My next dish was a new favorite I’ve tried in different incarnations at different venues and so far have always been more than satisfied. Banh (or “cloudy buns”) are slider sized sandwiches on soft pillow like steamed rolls and at Vong come two to an order ( as who ever serves or orders one slider). Vong offers beef, chicken, fish or veggie Banh which are individually tailored so they aren’t the same sandwich with different proteins.
The Beef Banh (39 NIS) features aptly described aromatic slow cooked beef with green onion, coriander, chili and an Aioli dressing. With two sliders it’s a nice appetizer to split but a little light as a meal on its own. I’d like to see them offer an add on option for a third Banh for 15-20 NIS more or even a Banh combo of any three for a 55-60 NIS.
Cay Chicken (39 NIS) is also offered (and maybe overlooked ) in the Banh section of the menu. It’s tender chunks of chicken served on a crunchy wafer of rice with a yogurt and chili dressing. It’s a simple yet well executed dish but would be better served if there was a ” House specials” section on the menu.
Fresh Veggie Rolls (34 NIS) is one of the eight dumpling or roll selections and come as a serving with 4 pieces. Viet rolls vary dramatically from Chinese egg rolls with lighter rice paper being used instead of a deep fried shell. Veggies, coriander and a scrumptious peanut sauce that also is more common in Thai and Viet kitchens than Chinese also guarantee that these treats don’t sit long on the plate.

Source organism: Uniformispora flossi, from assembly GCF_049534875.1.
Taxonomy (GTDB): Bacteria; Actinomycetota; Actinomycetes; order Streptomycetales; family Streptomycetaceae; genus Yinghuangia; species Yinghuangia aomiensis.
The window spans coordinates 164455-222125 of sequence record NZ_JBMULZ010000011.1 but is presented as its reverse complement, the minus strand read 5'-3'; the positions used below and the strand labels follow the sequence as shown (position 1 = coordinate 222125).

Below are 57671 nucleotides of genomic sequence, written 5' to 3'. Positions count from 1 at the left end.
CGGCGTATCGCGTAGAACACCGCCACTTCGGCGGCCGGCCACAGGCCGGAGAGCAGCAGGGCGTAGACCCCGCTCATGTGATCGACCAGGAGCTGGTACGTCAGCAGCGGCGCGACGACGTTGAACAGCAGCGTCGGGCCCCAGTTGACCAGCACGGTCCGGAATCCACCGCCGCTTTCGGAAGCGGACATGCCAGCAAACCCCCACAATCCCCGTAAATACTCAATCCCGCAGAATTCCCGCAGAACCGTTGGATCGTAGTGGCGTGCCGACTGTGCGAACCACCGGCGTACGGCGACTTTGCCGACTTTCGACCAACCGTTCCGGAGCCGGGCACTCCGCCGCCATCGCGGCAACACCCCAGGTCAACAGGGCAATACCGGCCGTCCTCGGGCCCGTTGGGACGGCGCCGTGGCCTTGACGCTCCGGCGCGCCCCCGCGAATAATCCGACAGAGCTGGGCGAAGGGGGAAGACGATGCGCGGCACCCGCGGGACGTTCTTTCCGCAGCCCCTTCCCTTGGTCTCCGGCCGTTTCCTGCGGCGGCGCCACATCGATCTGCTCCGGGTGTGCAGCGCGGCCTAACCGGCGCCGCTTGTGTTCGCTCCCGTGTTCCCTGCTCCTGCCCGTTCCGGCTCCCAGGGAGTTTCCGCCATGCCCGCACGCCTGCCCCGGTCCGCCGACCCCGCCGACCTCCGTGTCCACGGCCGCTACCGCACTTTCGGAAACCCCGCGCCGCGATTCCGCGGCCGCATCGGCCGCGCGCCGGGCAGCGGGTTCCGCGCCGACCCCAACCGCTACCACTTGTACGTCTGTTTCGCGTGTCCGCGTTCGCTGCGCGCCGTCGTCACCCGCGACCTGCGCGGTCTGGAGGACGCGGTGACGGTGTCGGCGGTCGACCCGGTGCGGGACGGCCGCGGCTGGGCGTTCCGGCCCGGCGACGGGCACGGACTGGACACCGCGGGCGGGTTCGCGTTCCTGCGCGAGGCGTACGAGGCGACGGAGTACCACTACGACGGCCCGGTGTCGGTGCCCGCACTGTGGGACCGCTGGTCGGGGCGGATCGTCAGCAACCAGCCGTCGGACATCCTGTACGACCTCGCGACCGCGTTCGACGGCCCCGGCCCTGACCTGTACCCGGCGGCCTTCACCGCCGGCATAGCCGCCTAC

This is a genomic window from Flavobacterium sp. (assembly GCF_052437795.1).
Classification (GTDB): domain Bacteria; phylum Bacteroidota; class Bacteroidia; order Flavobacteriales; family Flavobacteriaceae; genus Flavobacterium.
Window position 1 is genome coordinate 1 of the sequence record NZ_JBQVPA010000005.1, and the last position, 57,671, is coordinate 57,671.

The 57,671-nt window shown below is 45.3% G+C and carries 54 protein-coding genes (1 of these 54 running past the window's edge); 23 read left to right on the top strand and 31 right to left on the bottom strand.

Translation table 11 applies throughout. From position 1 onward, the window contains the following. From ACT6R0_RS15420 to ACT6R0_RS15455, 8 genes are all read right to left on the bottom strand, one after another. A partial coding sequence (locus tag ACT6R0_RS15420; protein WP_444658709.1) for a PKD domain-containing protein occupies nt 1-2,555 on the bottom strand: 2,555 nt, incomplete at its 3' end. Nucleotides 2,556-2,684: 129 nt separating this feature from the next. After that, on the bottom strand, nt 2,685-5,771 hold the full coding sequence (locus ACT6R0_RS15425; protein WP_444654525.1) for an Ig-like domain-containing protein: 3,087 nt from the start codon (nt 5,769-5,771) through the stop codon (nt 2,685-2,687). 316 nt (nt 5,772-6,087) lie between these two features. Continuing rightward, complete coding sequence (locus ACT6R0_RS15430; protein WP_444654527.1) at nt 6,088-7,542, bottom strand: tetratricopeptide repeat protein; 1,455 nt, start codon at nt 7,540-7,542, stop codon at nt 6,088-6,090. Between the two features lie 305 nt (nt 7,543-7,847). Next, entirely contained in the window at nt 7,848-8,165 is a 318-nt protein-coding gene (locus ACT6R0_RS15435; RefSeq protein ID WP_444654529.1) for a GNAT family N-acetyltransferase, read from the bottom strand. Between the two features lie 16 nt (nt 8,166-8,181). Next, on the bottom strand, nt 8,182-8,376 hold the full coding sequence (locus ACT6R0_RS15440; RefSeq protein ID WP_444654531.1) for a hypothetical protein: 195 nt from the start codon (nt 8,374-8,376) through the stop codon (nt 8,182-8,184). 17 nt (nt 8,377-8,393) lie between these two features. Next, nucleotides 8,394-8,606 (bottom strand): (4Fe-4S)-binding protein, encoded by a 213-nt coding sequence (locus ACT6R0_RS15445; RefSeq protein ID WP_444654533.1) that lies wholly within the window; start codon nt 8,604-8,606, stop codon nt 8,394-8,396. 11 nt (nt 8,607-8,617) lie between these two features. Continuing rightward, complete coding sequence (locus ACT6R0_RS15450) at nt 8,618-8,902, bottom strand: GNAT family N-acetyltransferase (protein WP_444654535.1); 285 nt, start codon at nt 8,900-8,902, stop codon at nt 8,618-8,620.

Bok Choy Beef Noodles ( 56 NIS) comes from their Wok selections and I’m a an admitted Bok Choy junkie so the sauteed beef with leek, bok choy and mint served on wide noodles was both filling and enjoyable.
Vong opens daily at 12 noon and is often open to midnight or the last customer every day of the week and as such isn’t kosher (that and a selection of Viet authentic shrimp based dishes). Business lunches are the regular dishes at 10% off 12-5PM.
Vong also features a Happy Hour 4-7PM which is buy one drink, get one free (per patron) and includes their wine, beer and cocktail list. The wine list contains 7 whites and only one Israeli and surprisingly no slightly sweet semi-dry wines by the glass or the bottle which are popular choices at Asian restaurants in the US. The reds are more tourist friendly with their reds including four Israeli reds though I think a Pinot Noir (Israeli or imported) would be a good pairing wine over heavier reds.
The 3 Sparkling wines could have included one from Carmel, Tishbi, Yarden, Teperberg or Tabor and a sweet Moscato would be a nice selection to match their several spicy selections.
With 9 beers to choose from, it’s also disappointing that the only Israeli beer they have is commercial Goldstar when there are over 100 labels of mostly fine Israeli boutique beers to choose from.
Being within steps of some of Tel Aviv’s most historic buildings and pieces of public art, I hope the management finds a way to feature more Israeli beverages that match their menu. It’s really the only thing that resembles a flaw on what other wise is restaurant easy to recommend. I guess their corkage policy is worth exploring but that’s an unfair expectation for tourists.
So, in closing, I look forward to returning back to Vong again and again for their vibrant, fresh and flavorful offerings but hope the next time or sometime in the near future that the wines and beers are as interesting and better paired as the delectable dishes served.
Vong Vietnamese Kitchen 15 Rothschild, Tel Aviv (03) 633-7171